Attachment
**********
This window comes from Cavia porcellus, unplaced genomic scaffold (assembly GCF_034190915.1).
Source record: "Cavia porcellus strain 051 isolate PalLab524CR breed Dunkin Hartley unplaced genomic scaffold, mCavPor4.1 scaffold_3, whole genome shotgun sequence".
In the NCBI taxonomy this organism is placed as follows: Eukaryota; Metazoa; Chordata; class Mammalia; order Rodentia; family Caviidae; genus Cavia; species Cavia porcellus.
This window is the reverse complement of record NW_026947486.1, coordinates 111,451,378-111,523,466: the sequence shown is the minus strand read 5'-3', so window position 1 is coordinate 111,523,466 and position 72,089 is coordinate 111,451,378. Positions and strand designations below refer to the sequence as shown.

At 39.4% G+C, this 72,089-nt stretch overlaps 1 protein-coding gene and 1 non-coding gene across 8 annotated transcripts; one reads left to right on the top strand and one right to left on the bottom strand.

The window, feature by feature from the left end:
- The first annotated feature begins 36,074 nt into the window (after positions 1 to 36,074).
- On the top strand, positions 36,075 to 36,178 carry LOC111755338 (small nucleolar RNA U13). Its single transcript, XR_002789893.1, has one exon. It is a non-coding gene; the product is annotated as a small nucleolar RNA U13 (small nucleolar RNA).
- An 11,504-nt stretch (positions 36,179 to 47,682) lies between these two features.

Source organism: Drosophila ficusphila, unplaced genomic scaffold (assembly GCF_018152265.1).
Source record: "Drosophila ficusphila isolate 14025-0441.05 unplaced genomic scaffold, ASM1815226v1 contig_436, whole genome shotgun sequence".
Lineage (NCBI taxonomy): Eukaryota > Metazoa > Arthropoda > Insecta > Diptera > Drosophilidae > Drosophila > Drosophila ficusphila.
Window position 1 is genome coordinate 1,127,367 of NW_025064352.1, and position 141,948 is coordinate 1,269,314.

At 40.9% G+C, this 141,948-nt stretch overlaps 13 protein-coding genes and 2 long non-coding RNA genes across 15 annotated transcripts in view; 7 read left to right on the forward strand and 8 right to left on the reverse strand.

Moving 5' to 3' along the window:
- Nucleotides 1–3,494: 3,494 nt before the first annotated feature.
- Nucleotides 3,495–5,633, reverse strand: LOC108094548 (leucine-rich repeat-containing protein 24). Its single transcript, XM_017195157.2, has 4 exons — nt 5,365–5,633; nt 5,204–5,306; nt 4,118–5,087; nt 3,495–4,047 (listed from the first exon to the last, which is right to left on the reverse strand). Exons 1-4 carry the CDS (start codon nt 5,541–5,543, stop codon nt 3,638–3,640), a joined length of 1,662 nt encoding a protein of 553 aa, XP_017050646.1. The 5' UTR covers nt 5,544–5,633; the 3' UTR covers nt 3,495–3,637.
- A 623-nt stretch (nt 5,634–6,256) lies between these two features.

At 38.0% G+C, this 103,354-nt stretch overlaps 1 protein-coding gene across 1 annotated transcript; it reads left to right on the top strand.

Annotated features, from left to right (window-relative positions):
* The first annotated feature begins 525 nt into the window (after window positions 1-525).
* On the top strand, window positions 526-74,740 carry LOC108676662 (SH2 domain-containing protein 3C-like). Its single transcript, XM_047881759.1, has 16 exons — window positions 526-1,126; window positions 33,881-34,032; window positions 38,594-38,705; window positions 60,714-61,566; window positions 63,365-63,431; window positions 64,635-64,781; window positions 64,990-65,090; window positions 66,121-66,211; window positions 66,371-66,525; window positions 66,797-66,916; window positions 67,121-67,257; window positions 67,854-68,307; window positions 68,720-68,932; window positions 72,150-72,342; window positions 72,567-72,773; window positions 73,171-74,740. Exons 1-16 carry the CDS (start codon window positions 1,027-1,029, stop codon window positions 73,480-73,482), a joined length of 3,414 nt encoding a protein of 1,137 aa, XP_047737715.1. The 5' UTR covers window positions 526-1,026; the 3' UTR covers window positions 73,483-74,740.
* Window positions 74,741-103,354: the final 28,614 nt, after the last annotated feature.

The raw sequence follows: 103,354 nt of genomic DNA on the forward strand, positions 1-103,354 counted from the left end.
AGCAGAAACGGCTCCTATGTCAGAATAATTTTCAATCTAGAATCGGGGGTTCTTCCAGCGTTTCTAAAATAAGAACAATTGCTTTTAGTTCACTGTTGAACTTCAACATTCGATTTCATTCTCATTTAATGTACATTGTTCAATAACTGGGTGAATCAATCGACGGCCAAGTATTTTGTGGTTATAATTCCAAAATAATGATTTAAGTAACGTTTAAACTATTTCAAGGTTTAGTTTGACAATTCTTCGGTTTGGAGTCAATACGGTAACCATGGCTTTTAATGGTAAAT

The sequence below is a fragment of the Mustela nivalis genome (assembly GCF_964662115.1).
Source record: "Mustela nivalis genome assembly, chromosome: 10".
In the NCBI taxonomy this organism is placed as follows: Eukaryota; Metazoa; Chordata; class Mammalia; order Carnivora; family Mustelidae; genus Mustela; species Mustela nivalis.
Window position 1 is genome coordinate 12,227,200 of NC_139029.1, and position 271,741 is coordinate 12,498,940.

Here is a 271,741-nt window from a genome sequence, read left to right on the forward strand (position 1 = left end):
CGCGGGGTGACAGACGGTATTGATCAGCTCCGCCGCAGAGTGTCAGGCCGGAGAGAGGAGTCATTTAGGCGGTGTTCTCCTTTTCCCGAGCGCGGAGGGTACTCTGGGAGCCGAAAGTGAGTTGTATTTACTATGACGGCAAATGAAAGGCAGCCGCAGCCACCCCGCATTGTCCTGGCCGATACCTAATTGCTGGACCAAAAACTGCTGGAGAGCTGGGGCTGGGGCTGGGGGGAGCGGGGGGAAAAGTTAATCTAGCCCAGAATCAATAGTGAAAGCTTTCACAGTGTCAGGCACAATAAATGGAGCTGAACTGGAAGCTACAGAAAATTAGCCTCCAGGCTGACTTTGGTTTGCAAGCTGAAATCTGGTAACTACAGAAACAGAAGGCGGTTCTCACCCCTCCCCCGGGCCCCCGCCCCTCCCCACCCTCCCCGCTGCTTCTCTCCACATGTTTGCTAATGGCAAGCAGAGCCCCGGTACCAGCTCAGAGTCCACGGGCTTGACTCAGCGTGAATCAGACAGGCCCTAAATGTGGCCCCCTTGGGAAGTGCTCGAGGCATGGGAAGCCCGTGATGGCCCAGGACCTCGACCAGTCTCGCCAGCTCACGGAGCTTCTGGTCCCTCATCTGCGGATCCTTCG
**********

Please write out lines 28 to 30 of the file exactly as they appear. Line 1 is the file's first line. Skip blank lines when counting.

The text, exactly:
In the NCBI taxonomy this organism is placed as follows: Eukaryota; Metazoa; Chordata; class Mammalia; order Carnivora; family Mustelidae; genus Mustela; species Mustela nivalis.
Window position 1 is genome coordinate 12,227,200 of NC_139029.1, and position 271,741 is coordinate 12,498,940.

Here is a 271,741-nt window from a genome sequence, read left to right on the forward strand (position 1 = left end):